I’ve recently expressed hope on this blog that attitudes are changing about native fish – that anglers and conservationists are valuing the whole of freshwater diversity and not just so-called “gamefish.”
And then I open Outdoor Life magazine, and realize that we have a long way to go. A very, very long way.
The current issue of Outdoor Life (available online) features an article by Natalie Krebs celebrating “the world’s largest bowfishing tournament.” For those outside the hook-and-bullet community, bowfishing is exactly what it sounds – shooting fish with bows and arrows.
At first glance, the story is about using bowfishing for invasive carp control. I have no issue with that.
But even a cursory glimpse reveals this: photos showing piles of dead native fish, especially gar – a toothy predator that has long suffered from angler prejudice.
The article implies that removing predators like gar is “good for the river.”
The story then proclaims that 40,000 pounds of dead fish from this one tournament ended up as “fertilizer.” In other words, the carcasses were buried in a field somewhere. The waste of native fish is difficult to comprehend.
Gar are top predators, integral to river ecosystems. They possess long snouts, are covered in armor and are just flat-out cool looking. There are seven species, found only in North and Central America and Cuba.
They’re an ancient lineage: gar swam with the dinosaurs, and outlasted them. When oxygen levels are low, they can breathe air. Stand along a river in gar country, and you will see that toothy snout push above the surface as they gulp breaths.
As an angler, I also have to note that gar are spectacular sport fish. I would rather catch a big longnose gar than a largemouth bass any day of the week. They strike ferociously on baits and lures, but can be difficult to hook – which adds to the challenge.
As fishing writer and native fish enthusiast Olaf Nelson writes: “Gar are bad-asses. Muscle, teeth, armor, hunger, tenacity, and confidence add up to a fish that’s a hell of a lot of fun to catch. Small or large, they fight like crazy and no matter how careful you are, they can—and will—cut you. A truly spectacular, beautiful animal.”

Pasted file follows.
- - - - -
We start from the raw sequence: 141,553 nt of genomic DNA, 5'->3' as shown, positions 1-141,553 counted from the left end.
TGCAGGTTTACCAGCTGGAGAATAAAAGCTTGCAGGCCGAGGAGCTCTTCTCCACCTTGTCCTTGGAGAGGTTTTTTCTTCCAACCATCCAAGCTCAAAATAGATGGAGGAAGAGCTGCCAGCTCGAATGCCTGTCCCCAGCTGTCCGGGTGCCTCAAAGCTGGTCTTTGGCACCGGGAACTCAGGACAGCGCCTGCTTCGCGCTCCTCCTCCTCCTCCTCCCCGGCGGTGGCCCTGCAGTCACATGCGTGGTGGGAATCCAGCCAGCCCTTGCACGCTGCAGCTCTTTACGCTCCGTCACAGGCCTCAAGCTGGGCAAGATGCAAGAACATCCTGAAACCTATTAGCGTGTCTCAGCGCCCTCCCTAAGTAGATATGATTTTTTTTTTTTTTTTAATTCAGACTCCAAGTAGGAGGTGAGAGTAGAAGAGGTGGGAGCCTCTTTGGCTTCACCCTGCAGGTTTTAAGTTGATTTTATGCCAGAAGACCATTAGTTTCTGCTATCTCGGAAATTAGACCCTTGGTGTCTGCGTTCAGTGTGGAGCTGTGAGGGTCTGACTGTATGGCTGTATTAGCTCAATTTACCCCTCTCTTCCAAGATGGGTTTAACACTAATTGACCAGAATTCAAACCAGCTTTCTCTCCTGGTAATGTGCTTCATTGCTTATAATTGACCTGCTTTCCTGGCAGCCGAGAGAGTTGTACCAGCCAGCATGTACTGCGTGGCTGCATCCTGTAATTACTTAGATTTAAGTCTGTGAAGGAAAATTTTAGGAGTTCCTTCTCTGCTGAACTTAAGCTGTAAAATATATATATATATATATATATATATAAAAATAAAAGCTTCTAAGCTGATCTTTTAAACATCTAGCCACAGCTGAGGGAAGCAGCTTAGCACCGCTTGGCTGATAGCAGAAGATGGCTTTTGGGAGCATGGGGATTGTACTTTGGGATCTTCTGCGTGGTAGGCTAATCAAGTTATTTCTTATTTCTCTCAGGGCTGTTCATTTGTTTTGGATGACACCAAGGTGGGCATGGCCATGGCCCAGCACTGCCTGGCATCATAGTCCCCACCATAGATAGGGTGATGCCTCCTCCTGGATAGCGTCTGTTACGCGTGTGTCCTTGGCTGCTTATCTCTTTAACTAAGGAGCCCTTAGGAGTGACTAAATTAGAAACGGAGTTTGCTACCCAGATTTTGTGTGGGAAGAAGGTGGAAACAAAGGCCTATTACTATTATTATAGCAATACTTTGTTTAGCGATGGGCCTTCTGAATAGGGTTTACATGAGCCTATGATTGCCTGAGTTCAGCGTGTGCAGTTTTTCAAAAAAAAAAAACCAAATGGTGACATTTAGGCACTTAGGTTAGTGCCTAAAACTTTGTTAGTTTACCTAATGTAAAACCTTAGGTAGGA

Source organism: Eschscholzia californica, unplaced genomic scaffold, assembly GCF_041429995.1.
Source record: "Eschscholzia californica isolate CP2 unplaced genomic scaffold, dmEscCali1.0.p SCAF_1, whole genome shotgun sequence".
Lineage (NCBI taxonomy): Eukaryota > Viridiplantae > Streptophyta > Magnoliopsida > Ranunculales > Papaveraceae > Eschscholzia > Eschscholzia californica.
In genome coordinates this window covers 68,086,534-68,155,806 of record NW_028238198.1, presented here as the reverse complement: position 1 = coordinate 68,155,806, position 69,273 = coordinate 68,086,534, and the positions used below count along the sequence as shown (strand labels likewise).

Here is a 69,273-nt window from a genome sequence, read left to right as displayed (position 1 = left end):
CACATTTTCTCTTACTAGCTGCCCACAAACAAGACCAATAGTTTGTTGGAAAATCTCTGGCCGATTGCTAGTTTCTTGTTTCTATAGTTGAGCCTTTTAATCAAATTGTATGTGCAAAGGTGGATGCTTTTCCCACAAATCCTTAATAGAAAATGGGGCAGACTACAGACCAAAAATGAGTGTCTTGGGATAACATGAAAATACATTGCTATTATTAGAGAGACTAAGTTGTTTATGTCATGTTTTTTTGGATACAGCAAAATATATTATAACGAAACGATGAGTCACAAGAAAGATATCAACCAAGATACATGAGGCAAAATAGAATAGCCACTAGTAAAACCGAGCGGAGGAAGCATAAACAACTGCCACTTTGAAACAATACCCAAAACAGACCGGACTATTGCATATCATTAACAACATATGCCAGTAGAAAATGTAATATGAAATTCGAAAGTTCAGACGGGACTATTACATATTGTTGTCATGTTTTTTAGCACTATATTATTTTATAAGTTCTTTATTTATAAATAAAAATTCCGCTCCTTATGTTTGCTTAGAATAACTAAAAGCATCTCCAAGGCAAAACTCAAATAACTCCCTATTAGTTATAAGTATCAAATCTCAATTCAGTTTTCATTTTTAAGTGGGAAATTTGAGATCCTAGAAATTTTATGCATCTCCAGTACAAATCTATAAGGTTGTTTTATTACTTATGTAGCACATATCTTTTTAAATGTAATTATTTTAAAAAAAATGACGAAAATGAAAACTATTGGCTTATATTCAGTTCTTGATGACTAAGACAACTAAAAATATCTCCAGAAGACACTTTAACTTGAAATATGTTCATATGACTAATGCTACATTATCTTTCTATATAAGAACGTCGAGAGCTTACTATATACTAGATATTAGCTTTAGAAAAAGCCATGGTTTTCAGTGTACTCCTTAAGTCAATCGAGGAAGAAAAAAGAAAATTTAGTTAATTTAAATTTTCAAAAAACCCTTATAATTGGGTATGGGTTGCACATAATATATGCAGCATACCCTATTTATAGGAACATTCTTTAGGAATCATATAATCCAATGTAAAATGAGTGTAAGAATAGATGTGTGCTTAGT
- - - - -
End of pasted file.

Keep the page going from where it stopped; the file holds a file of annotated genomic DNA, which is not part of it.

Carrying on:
Brush away the flimsy, scientifically baseless justifications – saving gamefish, protecting children – and you’re left with this: the senseless and wasteful killing of valuable native species.
It is hard to imagine the uproar if a venerable magazine like Outdoor Life – which has been advocating “catch and release” for decades – posted photos featuring dumpsters filled with dead bass.
I can only imagine the anger – nay, rage — if hallowed trout waters suddenly allowed bowfishing – if the banks of the Madison and Silver Creek and Henry’s Fork were littered with the carcasses of rainbow and brown trout.
The shouts from anglers would echo across the country, emanating from every fly shop, fishing lodge and boat launches. State fisheries managers could not ignore the uproar. Nor could outdoor magazines.
Well, folks: time to start yelling.
There is absolutely no reason gar (and suckers, and bowfins, and other native species) should not be managed like other freshwater gamefish. None at all.